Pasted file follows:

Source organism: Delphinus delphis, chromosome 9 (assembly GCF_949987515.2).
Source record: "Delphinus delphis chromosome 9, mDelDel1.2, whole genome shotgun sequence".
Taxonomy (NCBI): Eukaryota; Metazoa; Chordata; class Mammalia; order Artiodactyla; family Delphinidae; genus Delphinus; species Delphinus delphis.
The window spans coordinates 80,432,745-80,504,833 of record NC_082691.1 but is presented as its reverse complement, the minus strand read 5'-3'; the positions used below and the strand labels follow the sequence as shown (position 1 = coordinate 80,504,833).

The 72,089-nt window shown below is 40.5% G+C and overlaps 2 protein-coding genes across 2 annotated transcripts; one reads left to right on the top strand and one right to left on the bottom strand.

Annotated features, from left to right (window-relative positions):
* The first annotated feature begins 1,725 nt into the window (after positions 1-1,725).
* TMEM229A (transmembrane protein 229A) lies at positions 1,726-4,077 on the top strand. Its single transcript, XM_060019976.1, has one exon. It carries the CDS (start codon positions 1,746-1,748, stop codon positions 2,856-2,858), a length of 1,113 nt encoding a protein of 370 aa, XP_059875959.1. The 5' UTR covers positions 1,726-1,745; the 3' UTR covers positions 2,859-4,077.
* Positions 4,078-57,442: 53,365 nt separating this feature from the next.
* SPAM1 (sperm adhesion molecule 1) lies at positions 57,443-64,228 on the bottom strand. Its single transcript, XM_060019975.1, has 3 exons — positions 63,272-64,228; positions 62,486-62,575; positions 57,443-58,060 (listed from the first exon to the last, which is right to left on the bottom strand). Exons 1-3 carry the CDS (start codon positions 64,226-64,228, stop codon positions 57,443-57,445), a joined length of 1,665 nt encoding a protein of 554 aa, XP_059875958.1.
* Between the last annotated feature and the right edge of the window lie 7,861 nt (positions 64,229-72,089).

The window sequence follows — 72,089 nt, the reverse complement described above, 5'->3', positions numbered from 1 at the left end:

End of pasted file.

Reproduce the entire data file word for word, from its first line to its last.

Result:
Source organism: Delphinus delphis, chromosome 9 (assembly GCF_949987515.2).
Source record: "Delphinus delphis chromosome 9, mDelDel1.2, whole genome shotgun sequence".
Taxonomy (NCBI): Eukaryota; Metazoa; Chordata; class Mammalia; order Artiodactyla; family Delphinidae; genus Delphinus; species Delphinus delphis.
The window spans coordinates 80,432,745-80,504,833 of record NC_082691.1 but is presented as its reverse complement, the minus strand read 5'-3'; the positions used below and the strand labels follow the sequence as shown (position 1 = coordinate 80,504,833).

The 72,089-nt window shown below is 40.5% G+C and overlaps 2 protein-coding genes across 2 annotated transcripts; one reads left to right on the top strand and one right to left on the bottom strand.

Annotated features, from left to right (window-relative positions):
* The first annotated feature begins 1,725 nt into the window (after positions 1-1,725).
* TMEM229A (transmembrane protein 229A) lies at positions 1,726-4,077 on the top strand. Its single transcript, XM_060019976.1, has one exon. It carries the CDS (start codon positions 1,746-1,748, stop codon positions 2,856-2,858), a length of 1,113 nt encoding a protein of 370 aa, XP_059875959.1. The 5' UTR covers positions 1,726-1,745; the 3' UTR covers positions 2,859-4,077.
* Positions 4,078-57,442: 53,365 nt separating this feature from the next.
* SPAM1 (sperm adhesion molecule 1) lies at positions 57,443-64,228 on the bottom strand. Its single transcript, XM_060019975.1, has 3 exons — positions 63,272-64,228; positions 62,486-62,575; positions 57,443-58,060 (listed from the first exon to the last, which is right to left on the bottom strand). Exons 1-3 carry the CDS (start codon positions 64,226-64,228, stop codon positions 57,443-57,445), a joined length of 1,665 nt encoding a protein of 554 aa, XP_059875958.1.
* Between the last annotated feature and the right edge of the window lie 7,861 nt (positions 64,229-72,089).

The window sequence follows — 72,089 nt, the reverse complement described above, 5'->3', positions numbered from 1 at the left end: